The U.S. Postal Service hasn't been doing well for a while now. Even though it achieved its first revenue increase in five years, it still lost $5 billion in fiscal year 2013. This marks the seventh consecutive year of losses for the USPS, which lost a record $15.9 billion last year. Part of the reason is that people just aren't sending as much mail these days. Why send a physical letter when you can send a message online? The Postal Service's most profitable product, first-class mail delivery, has been going down -- mail volume peaked in 2000 and has decreased by almost a third since then. On the brighter side, it seems that people are buying more things online now, and the USPS's package volume has been on the rise. As the Postal Service struggles to survive, it will be interesting to see how it adapts to the changing economy in the coming years. Here are a few links to some things about the USPS that you may not know.
Sunday mail delivery used to be the norm. In 1810, Congress passed a law that required post offices to be open for at least one hour on Sundays (and when everything else was closed on Sundays, post offices became the local "taverns" where people would go get their mail and then stay on to drink and play cards). Then in 1912, Congress passed another law that forced post offices to close on Sundays. [url]
Sunday mail delivery is back! As part of a deal with Amazon, the USPS will begin delivering packages on Sundays again. Sunday delivery has already started in New York and Los Angeles, and the service should be extended to many more cities next year. [url]
If you'd like to read more awesome and interesting stuff, check out this unrelated (but not entirely random!) Techdirt post via StumbleUpon.
One of the worst parts of the DMCA, of course, is the anti-circumvention clause, which is way too broad, and can make breaking a digital lock for perfectly non-infringing uses against the law. It also opened up the possibility of using pointless digital locks to try to lock users into certain hardware or software choices in an anti-competitive fashion. Thankfully, courts have rejected many of these attempts -- such as with garage door openers, third party repair service contracts and printer cartridges -- all of which were attempts to use copyright to stifle competition, not as an incentive to create. It looks like we've got another one to add to the list, though, like those previous rulings, the more ridiculous aspects of the anti-circumvention rules means that the court has to twist itself into painful contortions to make the ruling it wanted.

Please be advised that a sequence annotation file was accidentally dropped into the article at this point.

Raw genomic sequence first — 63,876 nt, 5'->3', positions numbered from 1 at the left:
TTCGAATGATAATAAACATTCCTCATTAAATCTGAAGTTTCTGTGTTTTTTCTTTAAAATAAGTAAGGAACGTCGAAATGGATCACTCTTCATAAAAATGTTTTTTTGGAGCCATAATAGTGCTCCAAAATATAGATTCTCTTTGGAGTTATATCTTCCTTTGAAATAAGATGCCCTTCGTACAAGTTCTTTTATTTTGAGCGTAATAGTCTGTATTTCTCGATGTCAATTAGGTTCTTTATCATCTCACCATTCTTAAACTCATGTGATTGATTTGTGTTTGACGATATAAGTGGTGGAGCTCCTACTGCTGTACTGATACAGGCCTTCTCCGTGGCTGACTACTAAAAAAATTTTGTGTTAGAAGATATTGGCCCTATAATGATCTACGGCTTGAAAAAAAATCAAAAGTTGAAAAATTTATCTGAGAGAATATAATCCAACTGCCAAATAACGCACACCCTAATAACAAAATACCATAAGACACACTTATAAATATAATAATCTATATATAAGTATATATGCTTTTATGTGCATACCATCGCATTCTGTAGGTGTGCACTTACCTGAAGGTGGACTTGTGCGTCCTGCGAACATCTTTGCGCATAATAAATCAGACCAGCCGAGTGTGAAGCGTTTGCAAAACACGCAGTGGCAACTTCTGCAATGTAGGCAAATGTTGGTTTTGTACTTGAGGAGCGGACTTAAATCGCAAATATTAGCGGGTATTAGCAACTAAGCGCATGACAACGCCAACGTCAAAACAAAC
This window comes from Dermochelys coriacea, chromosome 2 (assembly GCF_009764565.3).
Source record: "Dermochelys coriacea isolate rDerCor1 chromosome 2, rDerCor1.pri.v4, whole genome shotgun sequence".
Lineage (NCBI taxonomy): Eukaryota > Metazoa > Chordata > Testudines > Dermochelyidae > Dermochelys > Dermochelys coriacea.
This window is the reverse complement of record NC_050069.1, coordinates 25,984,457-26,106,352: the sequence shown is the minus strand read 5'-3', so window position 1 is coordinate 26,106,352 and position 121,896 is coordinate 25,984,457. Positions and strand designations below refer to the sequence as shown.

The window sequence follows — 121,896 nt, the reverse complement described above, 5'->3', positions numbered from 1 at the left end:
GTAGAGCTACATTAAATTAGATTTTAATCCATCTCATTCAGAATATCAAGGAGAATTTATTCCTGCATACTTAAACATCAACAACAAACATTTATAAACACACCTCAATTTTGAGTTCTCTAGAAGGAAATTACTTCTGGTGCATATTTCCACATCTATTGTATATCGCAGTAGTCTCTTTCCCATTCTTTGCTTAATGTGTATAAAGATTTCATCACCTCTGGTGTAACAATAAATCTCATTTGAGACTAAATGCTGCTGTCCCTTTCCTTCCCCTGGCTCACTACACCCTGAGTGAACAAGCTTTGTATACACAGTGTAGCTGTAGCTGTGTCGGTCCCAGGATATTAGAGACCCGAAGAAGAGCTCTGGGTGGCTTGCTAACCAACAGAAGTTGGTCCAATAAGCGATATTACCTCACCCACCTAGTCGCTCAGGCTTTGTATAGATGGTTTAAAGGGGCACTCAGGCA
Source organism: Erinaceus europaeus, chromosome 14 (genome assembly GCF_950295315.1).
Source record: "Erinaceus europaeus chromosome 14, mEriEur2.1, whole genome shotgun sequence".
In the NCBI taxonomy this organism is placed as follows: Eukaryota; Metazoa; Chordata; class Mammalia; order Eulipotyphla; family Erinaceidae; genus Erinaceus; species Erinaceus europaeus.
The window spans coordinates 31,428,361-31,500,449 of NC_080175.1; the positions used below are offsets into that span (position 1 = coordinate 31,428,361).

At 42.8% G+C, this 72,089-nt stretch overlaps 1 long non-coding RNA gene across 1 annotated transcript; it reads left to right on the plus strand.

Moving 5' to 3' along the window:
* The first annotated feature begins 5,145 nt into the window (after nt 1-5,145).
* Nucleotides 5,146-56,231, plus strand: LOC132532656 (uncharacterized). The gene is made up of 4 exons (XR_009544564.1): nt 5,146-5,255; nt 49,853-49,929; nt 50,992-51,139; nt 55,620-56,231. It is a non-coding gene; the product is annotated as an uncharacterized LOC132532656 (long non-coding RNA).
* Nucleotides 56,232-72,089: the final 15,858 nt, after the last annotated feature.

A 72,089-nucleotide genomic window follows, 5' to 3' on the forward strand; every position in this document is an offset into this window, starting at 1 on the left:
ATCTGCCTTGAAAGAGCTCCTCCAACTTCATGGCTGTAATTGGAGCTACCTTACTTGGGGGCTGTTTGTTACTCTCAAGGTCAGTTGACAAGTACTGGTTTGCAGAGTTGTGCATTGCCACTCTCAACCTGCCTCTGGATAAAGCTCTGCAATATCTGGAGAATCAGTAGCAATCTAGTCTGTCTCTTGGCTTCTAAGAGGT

In this case, it involved uninterruptible power supply (UPS) offerings from a company named MGE, which required a hardware dongle and some software to handle repairs. Another company, PMI (acquired by GE), apparently found a way around using the dongle by using some unauthorized software. The question (one of a few, but the key one for this discussion) was whether or not routing around the dongle was infringing itself -- and the court found it did not, though did so in a convoluted way. First, it noted that bypassing the dongle doesn't actually lead to any unauthorized copying, and thus there's no copyright violations. Because of that, it finds no DMCA violation, since the dongle didn't serve to protect copyrighted material from being infringed.
The court also went further, and suggested that simply using already available software to get around a digital lock might not be infringing itself. In other words, it suggests that only those who modify software to get around a digital lock may have violated the anti-circumvention clause. This could be a really big deal if other courts recognize this (or, if this case is appealed and it holds up).
Moreover, the DMCA's anti-circumvention provision does not apply to the
use of copyrighted works after the technological measure has been circumvented,
targeting instead the circumvention itself.... MGE cites no evidence that a GE/PMI
employee or representative was responsible for altering the Pacret and Muguet
software such that a dongle was not required to use the software. Without
proving GE/PMI actually circumvented the technology (as opposed to using
technology already circumvented), MGE does not present a valid DMCA claim....
This doesn't mean, of course, that as long as someone else breaks the lock, you're home free. If you are still violating copyright, there are still serious consequences, and there may still be other issues. Also, this ruling only applies in the Fifth Circuit. However, it is an interesting ruling, and yet another one that pushes back on a company trying to abuse the DMCA's anti-circumvention clause for anti-competitive purposes.